Tired of driving around, laptop open on the passenger seat, searching for a wi-fi hotspot? The WASP, a flying wi-fi sniffer, can make the task easier.
It's an Arduino-powered aerial drone modeled, perhaps appropriately, after a Russian Cold War MiG jet. WASP stands for "Wi-fi Aerial Surveillance Platform." The folks at Rabbit Hole have detailed instructions on their Web site.
A day of reckoning has come for destructive crop pests, in the form of vicious voodoo wasps that can convert hapless insects into zombies. Scientists have cracked the genome code for three species of the parasitic wasp, in hopes of deploying them against pests that destroy billions of tons of crops per year, The Independent reports.
Not content with laying its eggs inside a caterpillar's body, a parasitic wasp then turns the host into a zombie babysitter
By Stuart FoxPosted 06.20.2008 at 1:50 pm 4 Comments
Let's hope the Glyptapanteles wasp continues to find caterpillars tastier than humans — otherwise mankind might be in some trouble. As if laying 80 eggs inside of a caterpillar's body weren't bad enough, a new study published by the Public Library of Science details how the wasp larvae then take over the mind of the caterpillar, turning it into a zombie-like bodyguard.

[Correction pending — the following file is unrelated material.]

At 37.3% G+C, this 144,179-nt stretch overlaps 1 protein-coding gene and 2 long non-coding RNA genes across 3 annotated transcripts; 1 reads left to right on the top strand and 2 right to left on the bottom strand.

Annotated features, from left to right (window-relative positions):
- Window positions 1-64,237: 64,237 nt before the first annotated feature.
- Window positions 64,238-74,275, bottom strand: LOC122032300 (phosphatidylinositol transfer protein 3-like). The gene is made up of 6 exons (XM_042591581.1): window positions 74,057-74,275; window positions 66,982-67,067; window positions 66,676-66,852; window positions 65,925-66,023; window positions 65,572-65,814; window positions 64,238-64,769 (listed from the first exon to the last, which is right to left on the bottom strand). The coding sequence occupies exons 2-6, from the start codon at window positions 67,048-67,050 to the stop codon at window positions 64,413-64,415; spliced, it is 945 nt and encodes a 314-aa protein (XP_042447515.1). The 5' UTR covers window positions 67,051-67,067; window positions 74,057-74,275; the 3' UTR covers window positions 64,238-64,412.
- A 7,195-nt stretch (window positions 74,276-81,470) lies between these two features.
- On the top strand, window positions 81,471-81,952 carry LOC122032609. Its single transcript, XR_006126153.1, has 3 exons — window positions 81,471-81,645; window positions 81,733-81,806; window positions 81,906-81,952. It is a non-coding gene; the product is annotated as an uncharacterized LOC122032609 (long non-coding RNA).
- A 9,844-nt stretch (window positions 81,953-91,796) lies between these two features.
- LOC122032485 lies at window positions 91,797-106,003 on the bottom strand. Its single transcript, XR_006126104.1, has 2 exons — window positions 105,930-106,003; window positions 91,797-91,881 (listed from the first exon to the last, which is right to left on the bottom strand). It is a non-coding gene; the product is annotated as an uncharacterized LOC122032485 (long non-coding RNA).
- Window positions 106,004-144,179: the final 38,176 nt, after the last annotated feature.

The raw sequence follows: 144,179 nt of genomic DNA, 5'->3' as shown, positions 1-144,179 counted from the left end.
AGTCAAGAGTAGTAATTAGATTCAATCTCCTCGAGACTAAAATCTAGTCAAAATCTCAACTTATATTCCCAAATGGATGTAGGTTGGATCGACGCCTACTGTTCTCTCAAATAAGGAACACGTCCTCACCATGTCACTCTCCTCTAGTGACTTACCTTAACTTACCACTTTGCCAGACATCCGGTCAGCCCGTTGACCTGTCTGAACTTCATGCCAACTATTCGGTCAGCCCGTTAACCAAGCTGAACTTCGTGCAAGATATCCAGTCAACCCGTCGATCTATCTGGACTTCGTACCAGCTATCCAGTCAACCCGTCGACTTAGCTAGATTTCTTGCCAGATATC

Scientists discover a supposedly detrimental wasp in fact keeps the pollination process going
By Matt RansfordPosted 03.12.2008 at 3:52 pm 3 Comments
Mutualism in nature describes the relationship of two different species interacting to provide both with a benefit. Pollination is the most well-known example: birds and insects get nectar from flowers in exchange for carrying the plants pollen to fertilize other individuals. In some mutualist combinations, the opportunity is present for one species to take advantage of the other. Take for example, the fig wasp: It pollinates the fig tree in exchange for seeds. Nevertheless, it never takes more seeds than it needs. Science is reporting on a fascinating new study which finally explains why. Turns out there is a second wasp involved who keeps the fig wasp in check.